Our recipe for the creative process

Today I’ll be sharing with you my thoughts on our creative process, also known as our recipe for good design. Hello there, I’m Hannah, the newest member of the openbox9 team. Here are our basic steps of the creative process and some important lessons I learned along the way.

1. Start with your shoes on the right foot to avoid back stepping later

Just like chef’s masterpiece, our designs require time, exploration, and creativity. Research is essential — then brainstorming begins. Pencil on paper is best. Writing down or drawing every idea we get is key. No idea is too silly to be considered.

2. Two heads are better than one

We like to get others’ feedback at this stage. Co-workers and family members are a good resource since they approach the project with an unique eye. Bouncing ideas off of each other usually sparks new and better ideas.

3. Don’t recreate the digital wheel

Now that we’ve got the basic ingredients, it is time for some experimentation. Considering different pairings produces the best possible product. This is also the stage where preparation on the computer begins — real creativity doesn’t come from the computer; it is just a tool. We repeat steps two and three as often as necessary.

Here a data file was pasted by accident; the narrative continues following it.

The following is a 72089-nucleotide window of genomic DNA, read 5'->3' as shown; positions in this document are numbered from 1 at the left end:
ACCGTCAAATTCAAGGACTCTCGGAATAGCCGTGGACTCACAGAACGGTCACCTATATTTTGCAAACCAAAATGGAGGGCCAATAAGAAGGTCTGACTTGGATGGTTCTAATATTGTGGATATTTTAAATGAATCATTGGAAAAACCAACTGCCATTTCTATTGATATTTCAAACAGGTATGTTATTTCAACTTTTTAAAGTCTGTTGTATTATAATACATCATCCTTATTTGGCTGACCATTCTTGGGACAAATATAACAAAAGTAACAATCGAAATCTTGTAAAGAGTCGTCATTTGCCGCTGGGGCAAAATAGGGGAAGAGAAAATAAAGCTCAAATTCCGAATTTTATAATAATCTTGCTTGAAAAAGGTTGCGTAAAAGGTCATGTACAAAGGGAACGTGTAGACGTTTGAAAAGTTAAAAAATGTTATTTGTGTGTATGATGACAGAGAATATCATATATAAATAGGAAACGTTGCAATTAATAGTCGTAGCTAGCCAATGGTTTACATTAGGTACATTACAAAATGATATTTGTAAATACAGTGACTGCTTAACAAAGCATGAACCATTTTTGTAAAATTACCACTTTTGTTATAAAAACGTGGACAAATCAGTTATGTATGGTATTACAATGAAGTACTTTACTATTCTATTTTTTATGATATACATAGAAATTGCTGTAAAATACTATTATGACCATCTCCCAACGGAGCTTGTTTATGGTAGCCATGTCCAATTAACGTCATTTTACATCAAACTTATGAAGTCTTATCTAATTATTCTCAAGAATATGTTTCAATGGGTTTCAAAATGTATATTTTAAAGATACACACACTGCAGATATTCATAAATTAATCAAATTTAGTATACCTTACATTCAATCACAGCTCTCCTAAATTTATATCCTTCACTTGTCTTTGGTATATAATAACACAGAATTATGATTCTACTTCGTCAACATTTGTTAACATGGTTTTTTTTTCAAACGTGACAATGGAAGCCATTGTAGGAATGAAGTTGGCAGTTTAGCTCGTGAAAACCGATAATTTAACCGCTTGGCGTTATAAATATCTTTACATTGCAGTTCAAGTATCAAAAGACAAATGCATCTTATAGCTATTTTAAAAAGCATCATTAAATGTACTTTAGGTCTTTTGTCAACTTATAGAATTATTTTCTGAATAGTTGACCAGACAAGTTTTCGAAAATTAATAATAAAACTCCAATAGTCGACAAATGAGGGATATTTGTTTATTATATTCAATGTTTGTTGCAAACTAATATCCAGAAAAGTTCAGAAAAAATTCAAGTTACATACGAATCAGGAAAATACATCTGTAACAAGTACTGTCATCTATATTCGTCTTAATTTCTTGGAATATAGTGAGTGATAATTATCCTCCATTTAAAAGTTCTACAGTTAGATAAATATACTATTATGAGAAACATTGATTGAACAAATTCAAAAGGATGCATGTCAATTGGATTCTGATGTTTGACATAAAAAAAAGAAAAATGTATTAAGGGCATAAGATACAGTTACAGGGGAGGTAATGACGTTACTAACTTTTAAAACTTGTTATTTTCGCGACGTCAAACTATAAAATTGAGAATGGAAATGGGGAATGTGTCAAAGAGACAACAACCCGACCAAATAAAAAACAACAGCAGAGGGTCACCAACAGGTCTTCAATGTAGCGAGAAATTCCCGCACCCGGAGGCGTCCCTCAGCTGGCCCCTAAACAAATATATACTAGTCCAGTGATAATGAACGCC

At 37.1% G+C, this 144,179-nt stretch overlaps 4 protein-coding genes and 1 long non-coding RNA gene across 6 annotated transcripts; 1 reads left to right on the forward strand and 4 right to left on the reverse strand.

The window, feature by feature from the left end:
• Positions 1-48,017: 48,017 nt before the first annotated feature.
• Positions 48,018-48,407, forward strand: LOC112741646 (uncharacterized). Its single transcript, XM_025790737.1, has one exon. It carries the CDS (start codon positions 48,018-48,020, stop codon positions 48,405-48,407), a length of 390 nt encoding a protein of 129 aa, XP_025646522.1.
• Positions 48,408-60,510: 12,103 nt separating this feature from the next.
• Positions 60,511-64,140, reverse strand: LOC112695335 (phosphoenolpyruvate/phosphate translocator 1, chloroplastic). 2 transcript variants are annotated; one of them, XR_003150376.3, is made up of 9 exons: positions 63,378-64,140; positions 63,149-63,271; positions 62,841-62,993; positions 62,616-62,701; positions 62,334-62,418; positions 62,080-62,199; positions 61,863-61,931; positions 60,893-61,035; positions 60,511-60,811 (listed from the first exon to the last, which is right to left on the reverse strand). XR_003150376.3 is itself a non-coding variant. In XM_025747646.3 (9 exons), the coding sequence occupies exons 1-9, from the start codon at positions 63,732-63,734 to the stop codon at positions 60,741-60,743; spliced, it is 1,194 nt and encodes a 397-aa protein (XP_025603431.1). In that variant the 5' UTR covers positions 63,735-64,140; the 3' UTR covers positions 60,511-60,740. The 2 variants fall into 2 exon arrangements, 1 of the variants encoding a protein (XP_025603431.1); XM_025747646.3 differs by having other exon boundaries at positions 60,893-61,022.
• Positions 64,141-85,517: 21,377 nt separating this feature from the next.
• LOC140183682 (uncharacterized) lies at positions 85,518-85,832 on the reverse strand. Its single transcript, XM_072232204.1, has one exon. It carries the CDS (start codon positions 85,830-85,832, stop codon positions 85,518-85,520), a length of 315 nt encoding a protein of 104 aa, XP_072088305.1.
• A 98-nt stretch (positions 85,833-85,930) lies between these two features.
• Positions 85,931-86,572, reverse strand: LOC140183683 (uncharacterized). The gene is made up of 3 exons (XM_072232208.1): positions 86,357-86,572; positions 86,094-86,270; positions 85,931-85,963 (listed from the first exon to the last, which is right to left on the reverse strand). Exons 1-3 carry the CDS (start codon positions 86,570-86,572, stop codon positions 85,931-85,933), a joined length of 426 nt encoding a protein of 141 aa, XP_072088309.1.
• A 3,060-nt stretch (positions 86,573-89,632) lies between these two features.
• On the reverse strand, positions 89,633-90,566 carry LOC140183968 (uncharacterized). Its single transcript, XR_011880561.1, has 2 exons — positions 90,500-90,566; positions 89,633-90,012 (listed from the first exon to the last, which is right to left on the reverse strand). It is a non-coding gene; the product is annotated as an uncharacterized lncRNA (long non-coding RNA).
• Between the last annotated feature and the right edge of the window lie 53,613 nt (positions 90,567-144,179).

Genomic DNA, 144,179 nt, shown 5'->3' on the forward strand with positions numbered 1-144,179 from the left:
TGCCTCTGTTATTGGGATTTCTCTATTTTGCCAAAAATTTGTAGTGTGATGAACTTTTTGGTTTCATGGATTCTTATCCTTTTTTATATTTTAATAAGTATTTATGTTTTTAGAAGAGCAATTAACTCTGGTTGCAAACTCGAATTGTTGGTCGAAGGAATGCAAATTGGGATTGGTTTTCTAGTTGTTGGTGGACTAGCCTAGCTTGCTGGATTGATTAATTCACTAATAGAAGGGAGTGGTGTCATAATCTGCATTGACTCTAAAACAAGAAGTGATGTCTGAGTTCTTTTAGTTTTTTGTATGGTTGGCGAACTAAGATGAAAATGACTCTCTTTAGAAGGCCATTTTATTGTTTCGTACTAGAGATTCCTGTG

4. Design is like fashion: show enough to cover the essentials but little enough to keep it interesting

It is important to show our clients a variety of options so that they feel involved in the design process, but not so many that they’re overwhelmed.

5. Dot your I’s, cross your T’s… and watch your counters, descenders

Once a client has chosen a direction it is important to explore all the nuances of the chosen concept and fine-tune the design.

6. It’s easier to divert the river when it is a small trickle than after it has becoming a raging torrent

We show the completed design to the client and make any necessary final tweaks before sending it off to the press or launching it online.

7. The proof is in the pudding

The ultimate test of whether our design was successful depends on how well it achieved the goals for which it was created.

To think about this more, we all invite you review our portfolio to see the results of our collective creative process.

  • To see how we didn’t recreate the digital wheel in our designs for Parkside Church click here.
  • View how we showed enough to hint at trails, hikes, and wildlife encounters while keeping it interesting in our designs for National Wildlife Federation’s Hike & Seek event by clicking here.
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With a passion for communicating through design and an OCD level of pixel-perfection, Hannah continually seeks to refine the poetry of her code.
October 14th, 2010 // // ,
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